I’m sorry, but… Just to clarify: You want an image produced by a telescope operating with light of such low energy (i.e. high wavelength) that the human eye cannot see it to carry a false-colour disclaimer…. Here’s the thing: Anybody intelligent enough to grasp what the image actually is really doesn’t need that pointed out to them – since they’ll already know that the telescope is operating with light of such low energy (i.e. high wavelength) that the human eye cannot see it.

      Just a thought…

      • Dorene Braun

        Wow. You’re giving people too much credit–or not enough credit. Not everyone has taken the time to learn about this sort of thing. Many, many intelligent people couldn’t tell you how images like this are generated.

        Sure would hate to run into you at the moment when I encounter something I’m not educated about. Would you call me stupid rather than explain it to me?

        • Custador

          On the other hand, it does point out what cosmic background is on the linked story….

      • Kodie

        I agree with Dorene — there’s a lot about science I don’t know. I don’t know how they did this, or what it’s supposed to mean without a simplistic explanation of what I’m looking at. It’s kind of elitist to say anyone with half a brain should be able to fill in the steps to how the image was created. On one side you have dummies who think the universe is pink and purple, and on the other hand, you have people who assume everyone knows what a telescope operating with light of low energy equates to and shouldn’t need any help.

        I guess that if I extended my half a useless brain to think about it, I would say on a map of the United States, New York is not really yellow and Massachusetts is not really orange, and the Atlantic Ocean is not really blue. But I’m not inclined to put 2 and 2 together that quickly in matters of serious science. If I can’t see it with the naked eye, and it took brilliant scientists 6 months to map this image, without any further instruction, I’m inclined to think what they came up with is actually pink and purple.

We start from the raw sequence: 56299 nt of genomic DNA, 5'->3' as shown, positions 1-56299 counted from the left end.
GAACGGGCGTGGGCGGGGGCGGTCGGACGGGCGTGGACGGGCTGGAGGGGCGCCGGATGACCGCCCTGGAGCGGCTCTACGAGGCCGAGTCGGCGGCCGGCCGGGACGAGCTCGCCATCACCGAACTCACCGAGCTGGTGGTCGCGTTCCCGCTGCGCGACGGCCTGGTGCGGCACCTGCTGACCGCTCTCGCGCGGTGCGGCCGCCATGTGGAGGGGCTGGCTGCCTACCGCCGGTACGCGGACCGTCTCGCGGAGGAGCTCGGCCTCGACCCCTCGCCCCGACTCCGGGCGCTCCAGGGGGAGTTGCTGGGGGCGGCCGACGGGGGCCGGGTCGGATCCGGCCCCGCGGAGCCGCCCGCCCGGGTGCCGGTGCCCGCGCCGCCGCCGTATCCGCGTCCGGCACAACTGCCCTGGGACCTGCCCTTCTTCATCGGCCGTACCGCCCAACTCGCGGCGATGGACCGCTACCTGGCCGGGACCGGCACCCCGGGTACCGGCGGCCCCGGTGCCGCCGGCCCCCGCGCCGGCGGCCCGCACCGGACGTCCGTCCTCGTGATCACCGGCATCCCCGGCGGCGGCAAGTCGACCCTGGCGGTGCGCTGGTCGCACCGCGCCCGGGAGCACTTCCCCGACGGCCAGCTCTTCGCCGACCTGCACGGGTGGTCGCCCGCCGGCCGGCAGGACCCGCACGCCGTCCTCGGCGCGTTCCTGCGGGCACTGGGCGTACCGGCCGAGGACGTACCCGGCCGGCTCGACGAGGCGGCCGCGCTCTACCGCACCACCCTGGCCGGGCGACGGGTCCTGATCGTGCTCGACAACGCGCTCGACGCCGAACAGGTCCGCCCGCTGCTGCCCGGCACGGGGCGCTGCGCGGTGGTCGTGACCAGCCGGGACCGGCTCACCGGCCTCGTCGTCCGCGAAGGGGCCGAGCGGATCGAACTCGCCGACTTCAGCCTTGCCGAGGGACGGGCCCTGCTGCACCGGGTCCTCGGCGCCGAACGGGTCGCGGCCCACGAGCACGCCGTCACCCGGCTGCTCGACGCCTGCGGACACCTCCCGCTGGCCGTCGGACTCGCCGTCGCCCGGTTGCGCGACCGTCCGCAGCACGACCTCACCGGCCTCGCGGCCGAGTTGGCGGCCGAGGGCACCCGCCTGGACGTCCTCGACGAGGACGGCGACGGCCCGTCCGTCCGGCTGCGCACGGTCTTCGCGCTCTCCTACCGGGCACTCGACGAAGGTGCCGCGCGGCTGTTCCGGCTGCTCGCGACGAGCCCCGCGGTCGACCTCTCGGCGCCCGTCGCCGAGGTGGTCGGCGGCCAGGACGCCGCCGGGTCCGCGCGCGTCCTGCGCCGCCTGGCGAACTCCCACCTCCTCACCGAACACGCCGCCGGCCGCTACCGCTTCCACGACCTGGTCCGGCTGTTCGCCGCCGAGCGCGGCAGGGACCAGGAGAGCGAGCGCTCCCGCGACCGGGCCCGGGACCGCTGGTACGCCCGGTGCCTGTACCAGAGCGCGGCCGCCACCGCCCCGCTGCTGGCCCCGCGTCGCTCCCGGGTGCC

• Olaf

          It is a complete picture of what we would see if we would shut down the sun and only see the stars in all possible wavelengths with very sensitive eyes all around you in a 360×180 panorama.
          The false colours are needed since no eyes can see that many different colours and is not that sensitive.

        • Olaf

          The 6 months is needed to image the stars at the other side of the sun, so they had to wait until Earth moved to the other side so they could map the rest. The sun is too bright for the sensitive equipment so it could damage the equipment when looking a bit in the direction of the sun.

    • Olaf

      For those that want to know about the Cosmic Background radiation. In the image it is the red-yellow parts clearly seen at the top and bottom and obscured by the milky way.

      The red-yellow parts is basically the big bang remnants you see which gave a clue to scientist discovering the big bang. Back then the scientists only could detect the noise through radio telescopes, here you see it actually imaged with modern equipment.

      The red-yellow parts are very minute temperature fluctuations.

      The Cosmic Background radiation is oldest and furthest point we can see.

      Interestingly if you would transport over-there and look back then you would see the exact same thing as we see here. Light from 13.7 billion years ago here is barely reaching that place yet.